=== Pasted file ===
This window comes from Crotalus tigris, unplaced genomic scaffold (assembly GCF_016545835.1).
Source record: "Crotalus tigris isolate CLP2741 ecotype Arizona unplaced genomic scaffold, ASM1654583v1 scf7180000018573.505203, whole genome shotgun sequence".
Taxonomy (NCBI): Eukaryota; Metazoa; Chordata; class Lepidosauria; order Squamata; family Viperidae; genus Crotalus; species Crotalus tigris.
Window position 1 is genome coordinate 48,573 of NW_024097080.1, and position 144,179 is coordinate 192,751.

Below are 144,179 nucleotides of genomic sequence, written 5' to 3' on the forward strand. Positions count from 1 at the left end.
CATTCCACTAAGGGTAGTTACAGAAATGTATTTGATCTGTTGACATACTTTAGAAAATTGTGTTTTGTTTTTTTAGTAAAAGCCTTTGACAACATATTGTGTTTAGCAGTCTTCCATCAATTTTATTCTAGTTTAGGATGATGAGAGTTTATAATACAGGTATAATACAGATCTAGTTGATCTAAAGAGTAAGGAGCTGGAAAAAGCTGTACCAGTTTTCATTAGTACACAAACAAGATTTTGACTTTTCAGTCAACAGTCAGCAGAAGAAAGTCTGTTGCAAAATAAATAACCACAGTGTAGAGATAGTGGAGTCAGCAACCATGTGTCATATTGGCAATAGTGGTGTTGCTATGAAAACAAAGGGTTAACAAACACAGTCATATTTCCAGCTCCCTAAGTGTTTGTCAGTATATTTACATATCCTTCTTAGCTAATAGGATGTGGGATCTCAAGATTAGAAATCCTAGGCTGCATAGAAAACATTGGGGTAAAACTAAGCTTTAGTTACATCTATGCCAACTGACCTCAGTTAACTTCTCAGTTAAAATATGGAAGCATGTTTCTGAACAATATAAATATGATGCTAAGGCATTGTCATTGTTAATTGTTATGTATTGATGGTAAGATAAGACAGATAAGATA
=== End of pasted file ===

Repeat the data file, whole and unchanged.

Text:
This window comes from Crotalus tigris, unplaced genomic scaffold (assembly GCF_016545835.1).
Source record: "Crotalus tigris isolate CLP2741 ecotype Arizona unplaced genomic scaffold, ASM1654583v1 scf7180000018573.505203, whole genome shotgun sequence".
Taxonomy (NCBI): Eukaryota; Metazoa; Chordata; class Lepidosauria; order Squamata; family Viperidae; genus Crotalus; species Crotalus tigris.
Window position 1 is genome coordinate 48,573 of NW_024097080.1, and position 144,179 is coordinate 192,751.

Below are 144,179 nucleotides of genomic sequence, written 5' to 3' on the forward strand. Positions count from 1 at the left end.
CATTCCACTAAGGGTAGTTACAGAAATGTATTTGATCTGTTGACATACTTTAGAAAATTGTGTTTTGTTTTTTTAGTAAAAGCCTTTGACAACATATTGTGTTTAGCAGTCTTCCATCAATTTTATTCTAGTTTAGGATGATGAGAGTTTATAATACAGGTATAATACAGATCTAGTTGATCTAAAGAGTAAGGAGCTGGAAAAAGCTGTACCAGTTTTCATTAGTACACAAACAAGATTTTGACTTTTCAGTCAACAGTCAGCAGAAGAAAGTCTGTTGCAAAATAAATAACCACAGTGTAGAGATAGTGGAGTCAGCAACCATGTGTCATATTGGCAATAGTGGTGTTGCTATGAAAACAAAGGGTTAACAAACACAGTCATATTTCCAGCTCCCTAAGTGTTTGTCAGTATATTTACATATCCTTCTTAGCTAATAGGATGTGGGATCTCAAGATTAGAAATCCTAGGCTGCATAGAAAACATTGGGGTAAAACTAAGCTTTAGTTACATCTATGCCAACTGACCTCAGTTAACTTCTCAGTTAAAATATGGAAGCATGTTTCTGAACAATATAAATATGATGCTAAGGCATTGTCATTGTTAATTGTTATGTATTGATGGTAAGATAAGACAGATAAGATA